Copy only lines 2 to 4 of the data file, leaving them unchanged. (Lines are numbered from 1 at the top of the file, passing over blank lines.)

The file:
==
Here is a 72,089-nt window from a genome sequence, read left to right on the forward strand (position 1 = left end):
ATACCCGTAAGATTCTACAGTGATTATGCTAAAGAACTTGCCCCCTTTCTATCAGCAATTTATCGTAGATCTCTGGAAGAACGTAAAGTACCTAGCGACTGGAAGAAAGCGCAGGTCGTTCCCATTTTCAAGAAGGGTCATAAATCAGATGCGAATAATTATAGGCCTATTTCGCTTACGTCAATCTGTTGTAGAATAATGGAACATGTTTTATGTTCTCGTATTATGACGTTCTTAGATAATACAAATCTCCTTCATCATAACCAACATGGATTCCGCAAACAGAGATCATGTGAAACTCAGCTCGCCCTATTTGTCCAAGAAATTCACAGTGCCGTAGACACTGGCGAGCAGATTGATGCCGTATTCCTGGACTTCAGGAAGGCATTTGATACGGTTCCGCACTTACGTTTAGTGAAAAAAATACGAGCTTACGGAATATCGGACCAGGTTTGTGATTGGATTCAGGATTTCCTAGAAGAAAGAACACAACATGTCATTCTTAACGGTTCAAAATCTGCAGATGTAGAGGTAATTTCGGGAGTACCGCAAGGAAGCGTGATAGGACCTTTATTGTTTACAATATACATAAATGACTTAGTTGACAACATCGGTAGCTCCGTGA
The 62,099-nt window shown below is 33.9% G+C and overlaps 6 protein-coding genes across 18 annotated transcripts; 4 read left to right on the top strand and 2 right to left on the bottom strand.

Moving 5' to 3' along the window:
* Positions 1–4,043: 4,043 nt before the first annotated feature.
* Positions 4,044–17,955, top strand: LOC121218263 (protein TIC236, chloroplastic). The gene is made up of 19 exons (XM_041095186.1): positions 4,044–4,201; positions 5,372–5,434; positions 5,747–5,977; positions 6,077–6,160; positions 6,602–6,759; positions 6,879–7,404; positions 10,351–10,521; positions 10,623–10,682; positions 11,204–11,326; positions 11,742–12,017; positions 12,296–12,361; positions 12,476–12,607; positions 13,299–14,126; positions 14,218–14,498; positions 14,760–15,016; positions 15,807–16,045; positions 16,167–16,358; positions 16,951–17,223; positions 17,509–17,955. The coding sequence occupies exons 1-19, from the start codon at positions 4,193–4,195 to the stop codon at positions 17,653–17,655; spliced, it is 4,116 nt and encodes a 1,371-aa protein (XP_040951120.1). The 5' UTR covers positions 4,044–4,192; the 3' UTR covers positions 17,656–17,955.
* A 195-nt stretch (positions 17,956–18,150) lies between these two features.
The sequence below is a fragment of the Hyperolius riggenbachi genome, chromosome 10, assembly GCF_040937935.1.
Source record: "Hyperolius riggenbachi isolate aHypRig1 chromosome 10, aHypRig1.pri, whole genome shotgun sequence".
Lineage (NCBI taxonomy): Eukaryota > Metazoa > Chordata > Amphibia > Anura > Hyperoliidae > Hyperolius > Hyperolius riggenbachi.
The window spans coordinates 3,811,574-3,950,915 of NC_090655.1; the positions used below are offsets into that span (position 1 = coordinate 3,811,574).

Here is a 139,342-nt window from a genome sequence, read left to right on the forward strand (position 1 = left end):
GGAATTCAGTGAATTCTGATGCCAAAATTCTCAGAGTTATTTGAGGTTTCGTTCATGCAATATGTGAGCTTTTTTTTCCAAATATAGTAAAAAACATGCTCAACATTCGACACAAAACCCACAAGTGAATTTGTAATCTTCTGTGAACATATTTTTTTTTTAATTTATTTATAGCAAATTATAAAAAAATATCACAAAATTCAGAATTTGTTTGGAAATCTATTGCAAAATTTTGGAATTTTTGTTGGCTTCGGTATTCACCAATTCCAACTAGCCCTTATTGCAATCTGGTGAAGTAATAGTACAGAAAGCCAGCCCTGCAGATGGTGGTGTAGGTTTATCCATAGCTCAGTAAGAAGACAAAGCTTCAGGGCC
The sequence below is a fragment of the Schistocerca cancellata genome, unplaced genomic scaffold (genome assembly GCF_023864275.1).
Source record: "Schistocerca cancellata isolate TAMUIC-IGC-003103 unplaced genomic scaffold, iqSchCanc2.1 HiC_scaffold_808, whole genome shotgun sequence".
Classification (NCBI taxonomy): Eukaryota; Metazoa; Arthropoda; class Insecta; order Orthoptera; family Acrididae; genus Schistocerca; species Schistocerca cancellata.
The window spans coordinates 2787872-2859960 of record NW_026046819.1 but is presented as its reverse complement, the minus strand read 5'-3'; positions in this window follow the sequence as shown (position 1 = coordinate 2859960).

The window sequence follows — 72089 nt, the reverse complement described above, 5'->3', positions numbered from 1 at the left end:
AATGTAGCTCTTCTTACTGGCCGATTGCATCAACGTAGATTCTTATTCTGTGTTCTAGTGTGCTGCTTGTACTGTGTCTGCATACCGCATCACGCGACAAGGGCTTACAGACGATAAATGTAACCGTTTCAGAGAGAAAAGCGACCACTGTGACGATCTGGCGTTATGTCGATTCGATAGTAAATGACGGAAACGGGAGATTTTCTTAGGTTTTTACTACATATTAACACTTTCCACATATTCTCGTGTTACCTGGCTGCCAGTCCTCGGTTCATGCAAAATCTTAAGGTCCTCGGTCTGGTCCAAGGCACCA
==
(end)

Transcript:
ATACCCGTAAGATTCTACAGTGATTATGCTAAAGAACTTGCCCCCTTTCTATCAGCAATTTATCGTAGATCTCTGGAAGAACGTAAAGTACCTAGCGACTGGAAGAAAGCGCAGGTCGTTCCCATTTTCAAGAAGGGTCATAAATCAGATGCGAATAATTATAGGCCTATTTCGCTTACGTCAATCTGTTGTAGAATAATGGAACATGTTTTATGTTCTCGTATTATGACGTTCTTAGATAATACAAATCTCCTTCATCATAACCAACATGGATTCCGCAAACAGAGATCATGTGAAACTCAGCTCGCCCTATTTGTCCAAGAAATTCACAGTGCCGTAGACACTGGCGAGCAGATTGATGCCGTATTCCTGGACTTCAGGAAGGCATTTGATACGGTTCCGCACTTACGTTTAGTGAAAAAAATACGAGCTTACGGAATATCGGACCAGGTTTGTGATTGGATTCAGGATTTCCTAGAAGAAAGAACACAACATGTCATTCTTAACGGTTCAAAATCTGCAGATGTAGAGGTAATTTCGGGAGTACCGCAAGGAAGCGTGATAGGACCTTTATTGTTTACAATATACATAAATGACTTAGTTGACAACATCGGTAGCTCCGTGA
The 62,099-nt window shown below is 33.9% G+C and overlaps 6 protein-coding genes across 18 annotated transcripts; 4 read left to right on the top strand and 2 right to left on the bottom strand.

Moving 5' to 3' along the window: